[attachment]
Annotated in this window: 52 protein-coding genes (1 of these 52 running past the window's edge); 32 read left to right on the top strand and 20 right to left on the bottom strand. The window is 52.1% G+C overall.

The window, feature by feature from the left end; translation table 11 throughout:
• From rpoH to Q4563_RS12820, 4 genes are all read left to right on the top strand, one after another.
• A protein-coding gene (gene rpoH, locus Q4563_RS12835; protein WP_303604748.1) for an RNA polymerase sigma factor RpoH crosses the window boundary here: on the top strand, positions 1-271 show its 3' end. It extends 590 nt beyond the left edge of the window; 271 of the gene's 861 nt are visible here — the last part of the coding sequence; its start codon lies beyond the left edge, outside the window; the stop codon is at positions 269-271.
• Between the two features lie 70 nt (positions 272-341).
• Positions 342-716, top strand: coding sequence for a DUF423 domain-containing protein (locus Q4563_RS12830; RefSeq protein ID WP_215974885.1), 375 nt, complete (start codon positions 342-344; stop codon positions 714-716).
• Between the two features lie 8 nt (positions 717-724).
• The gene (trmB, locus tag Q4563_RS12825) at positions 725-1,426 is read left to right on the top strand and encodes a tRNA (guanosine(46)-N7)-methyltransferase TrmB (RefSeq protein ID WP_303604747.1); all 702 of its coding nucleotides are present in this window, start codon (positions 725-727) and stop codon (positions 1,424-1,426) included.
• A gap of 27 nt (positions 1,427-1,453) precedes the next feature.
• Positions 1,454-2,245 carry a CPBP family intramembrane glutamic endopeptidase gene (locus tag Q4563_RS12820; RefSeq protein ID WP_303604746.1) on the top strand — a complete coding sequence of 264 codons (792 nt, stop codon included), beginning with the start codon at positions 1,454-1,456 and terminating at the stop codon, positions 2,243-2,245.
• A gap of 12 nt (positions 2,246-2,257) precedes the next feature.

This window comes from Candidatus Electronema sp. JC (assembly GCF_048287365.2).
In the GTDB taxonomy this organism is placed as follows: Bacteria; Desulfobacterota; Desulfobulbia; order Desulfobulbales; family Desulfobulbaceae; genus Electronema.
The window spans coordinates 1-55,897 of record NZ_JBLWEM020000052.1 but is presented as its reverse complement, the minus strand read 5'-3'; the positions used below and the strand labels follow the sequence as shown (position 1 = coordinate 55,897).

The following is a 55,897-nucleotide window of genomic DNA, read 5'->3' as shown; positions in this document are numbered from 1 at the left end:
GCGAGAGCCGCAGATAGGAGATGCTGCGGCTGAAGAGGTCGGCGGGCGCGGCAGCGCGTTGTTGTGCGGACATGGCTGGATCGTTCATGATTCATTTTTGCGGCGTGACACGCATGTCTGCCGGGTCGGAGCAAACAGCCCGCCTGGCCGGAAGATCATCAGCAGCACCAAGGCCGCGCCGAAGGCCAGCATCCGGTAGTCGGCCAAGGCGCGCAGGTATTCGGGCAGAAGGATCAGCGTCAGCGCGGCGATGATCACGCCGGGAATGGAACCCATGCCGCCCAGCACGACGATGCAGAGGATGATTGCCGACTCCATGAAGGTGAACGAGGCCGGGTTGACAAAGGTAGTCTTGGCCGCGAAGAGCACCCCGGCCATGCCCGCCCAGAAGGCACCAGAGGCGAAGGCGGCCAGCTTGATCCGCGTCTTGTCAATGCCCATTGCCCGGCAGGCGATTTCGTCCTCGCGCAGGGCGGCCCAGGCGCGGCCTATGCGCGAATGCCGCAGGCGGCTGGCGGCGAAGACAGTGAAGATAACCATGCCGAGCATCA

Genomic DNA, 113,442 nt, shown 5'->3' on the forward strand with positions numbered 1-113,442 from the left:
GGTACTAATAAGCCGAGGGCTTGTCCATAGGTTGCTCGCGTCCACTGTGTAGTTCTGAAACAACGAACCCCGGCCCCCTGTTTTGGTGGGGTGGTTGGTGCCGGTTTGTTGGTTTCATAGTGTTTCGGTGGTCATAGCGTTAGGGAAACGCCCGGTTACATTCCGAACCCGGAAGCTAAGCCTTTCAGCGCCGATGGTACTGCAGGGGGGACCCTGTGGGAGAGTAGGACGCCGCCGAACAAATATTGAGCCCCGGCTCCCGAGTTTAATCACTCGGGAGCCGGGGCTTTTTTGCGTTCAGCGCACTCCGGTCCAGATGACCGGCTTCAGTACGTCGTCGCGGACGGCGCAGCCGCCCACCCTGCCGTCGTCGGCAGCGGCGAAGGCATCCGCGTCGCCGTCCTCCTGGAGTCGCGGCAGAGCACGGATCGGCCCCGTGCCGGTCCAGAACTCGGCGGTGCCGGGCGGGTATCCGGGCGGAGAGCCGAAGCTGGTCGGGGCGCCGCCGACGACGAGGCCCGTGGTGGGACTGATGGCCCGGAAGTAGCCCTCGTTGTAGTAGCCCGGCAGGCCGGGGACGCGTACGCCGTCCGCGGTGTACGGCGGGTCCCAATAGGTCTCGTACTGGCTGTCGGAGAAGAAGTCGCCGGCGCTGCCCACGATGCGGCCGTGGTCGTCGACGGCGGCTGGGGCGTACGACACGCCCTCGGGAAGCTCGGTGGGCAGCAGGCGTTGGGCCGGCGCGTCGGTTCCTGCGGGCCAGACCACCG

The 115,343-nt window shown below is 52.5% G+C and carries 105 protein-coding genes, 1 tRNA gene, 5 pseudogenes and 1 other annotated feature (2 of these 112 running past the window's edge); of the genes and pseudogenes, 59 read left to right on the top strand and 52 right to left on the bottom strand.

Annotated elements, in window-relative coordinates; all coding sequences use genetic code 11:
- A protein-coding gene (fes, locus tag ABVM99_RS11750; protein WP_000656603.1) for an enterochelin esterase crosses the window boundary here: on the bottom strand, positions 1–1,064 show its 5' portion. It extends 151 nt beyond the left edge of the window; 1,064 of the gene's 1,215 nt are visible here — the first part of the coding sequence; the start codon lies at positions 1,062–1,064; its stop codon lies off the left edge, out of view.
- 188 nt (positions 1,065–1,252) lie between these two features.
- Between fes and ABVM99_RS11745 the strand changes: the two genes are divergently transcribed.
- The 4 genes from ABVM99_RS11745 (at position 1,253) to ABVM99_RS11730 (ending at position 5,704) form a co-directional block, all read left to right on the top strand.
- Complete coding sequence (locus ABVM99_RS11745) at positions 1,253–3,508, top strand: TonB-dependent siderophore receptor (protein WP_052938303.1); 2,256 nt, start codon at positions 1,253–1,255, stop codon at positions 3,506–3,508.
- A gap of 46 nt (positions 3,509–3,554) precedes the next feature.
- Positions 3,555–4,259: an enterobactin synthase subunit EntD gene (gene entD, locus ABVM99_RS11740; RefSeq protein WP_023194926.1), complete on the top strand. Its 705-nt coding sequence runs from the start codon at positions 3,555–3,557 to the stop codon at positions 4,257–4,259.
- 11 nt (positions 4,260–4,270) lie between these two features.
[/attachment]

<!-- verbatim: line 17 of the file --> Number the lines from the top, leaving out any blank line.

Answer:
Genomic DNA, 113,442 nt, shown 5'->3' on the forward strand with positions numbered 1-113,442 from the left: